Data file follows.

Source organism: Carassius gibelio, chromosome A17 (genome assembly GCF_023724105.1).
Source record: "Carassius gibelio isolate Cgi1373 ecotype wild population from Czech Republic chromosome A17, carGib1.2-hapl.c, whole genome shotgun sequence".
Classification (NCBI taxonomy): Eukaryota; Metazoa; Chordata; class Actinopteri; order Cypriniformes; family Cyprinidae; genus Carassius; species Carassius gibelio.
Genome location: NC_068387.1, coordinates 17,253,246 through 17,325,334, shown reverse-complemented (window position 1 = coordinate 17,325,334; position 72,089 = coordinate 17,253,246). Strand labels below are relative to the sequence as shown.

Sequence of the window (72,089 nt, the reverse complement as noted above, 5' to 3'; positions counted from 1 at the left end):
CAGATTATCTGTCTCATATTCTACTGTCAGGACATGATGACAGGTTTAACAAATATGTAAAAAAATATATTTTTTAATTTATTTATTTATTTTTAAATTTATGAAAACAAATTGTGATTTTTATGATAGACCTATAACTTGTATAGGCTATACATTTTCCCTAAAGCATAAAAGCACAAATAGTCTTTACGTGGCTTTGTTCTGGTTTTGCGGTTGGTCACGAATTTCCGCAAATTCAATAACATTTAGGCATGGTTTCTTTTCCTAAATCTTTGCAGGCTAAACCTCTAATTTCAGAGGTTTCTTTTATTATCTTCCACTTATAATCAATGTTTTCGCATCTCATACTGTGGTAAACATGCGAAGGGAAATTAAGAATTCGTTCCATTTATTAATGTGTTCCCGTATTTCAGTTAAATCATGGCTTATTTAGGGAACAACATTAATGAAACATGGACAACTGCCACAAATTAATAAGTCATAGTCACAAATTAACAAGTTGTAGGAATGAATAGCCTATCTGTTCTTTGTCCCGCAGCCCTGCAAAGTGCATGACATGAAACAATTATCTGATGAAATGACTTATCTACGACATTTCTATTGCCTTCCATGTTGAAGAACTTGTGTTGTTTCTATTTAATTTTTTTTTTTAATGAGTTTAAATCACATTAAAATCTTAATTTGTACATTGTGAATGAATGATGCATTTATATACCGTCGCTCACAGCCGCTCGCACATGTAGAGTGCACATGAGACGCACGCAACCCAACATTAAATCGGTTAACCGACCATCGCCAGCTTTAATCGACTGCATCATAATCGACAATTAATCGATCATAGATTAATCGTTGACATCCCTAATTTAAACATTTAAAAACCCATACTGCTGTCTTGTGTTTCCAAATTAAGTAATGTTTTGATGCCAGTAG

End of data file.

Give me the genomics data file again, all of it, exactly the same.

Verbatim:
Source organism: Carassius gibelio, chromosome A17 (genome assembly GCF_023724105.1).
Source record: "Carassius gibelio isolate Cgi1373 ecotype wild population from Czech Republic chromosome A17, carGib1.2-hapl.c, whole genome shotgun sequence".
Classification (NCBI taxonomy): Eukaryota; Metazoa; Chordata; class Actinopteri; order Cypriniformes; family Cyprinidae; genus Carassius; species Carassius gibelio.
Genome location: NC_068387.1, coordinates 17,253,246 through 17,325,334, shown reverse-complemented (window position 1 = coordinate 17,325,334; position 72,089 = coordinate 17,253,246). Strand labels below are relative to the sequence as shown.

Sequence of the window (72,089 nt, the reverse complement as noted above, 5' to 3'; positions counted from 1 at the left end):
CAGATTATCTGTCTCATATTCTACTGTCAGGACATGATGACAGGTTTAACAAATATGTAAAAAAATATATTTTTTAATTTATTTATTTATTTTTAAATTTATGAAAACAAATTGTGATTTTTATGATAGACCTATAACTTGTATAGGCTATACATTTTCCCTAAAGCATAAAAGCACAAATAGTCTTTACGTGGCTTTGTTCTGGTTTTGCGGTTGGTCACGAATTTCCGCAAATTCAATAACATTTAGGCATGGTTTCTTTTCCTAAATCTTTGCAGGCTAAACCTCTAATTTCAGAGGTTTCTTTTATTATCTTCCACTTATAATCAATGTTTTCGCATCTCATACTGTGGTAAACATGCGAAGGGAAATTAAGAATTCGTTCCATTTATTAATGTGTTCCCGTATTTCAGTTAAATCATGGCTTATTTAGGGAACAACATTAATGAAACATGGACAACTGCCACAAATTAATAAGTCATAGTCACAAATTAACAAGTTGTAGGAATGAATAGCCTATCTGTTCTTTGTCCCGCAGCCCTGCAAAGTGCATGACATGAAACAATTATCTGATGAAATGACTTATCTACGACATTTCTATTGCCTTCCATGTTGAAGAACTTGTGTTGTTTCTATTTAATTTTTTTTTTTAATGAGTTTAAATCACATTAAAATCTTAATTTGTACATTGTGAATGAATGATGCATTTATATACCGTCGCTCACAGCCGCTCGCACATGTAGAGTGCACATGAGACGCACGCAACCCAACATTAAATCGGTTAACCGACCATCGCCAGCTTTAATCGACTGCATCATAATCGACAATTAATCGATCATAGATTAATCGTTGACATCCCTAATTTAAACATTTAAAAACCCATACTGCTGTCTTGTGTTTCCAAATTAAGTAATGTTTTGATGCCAGTAG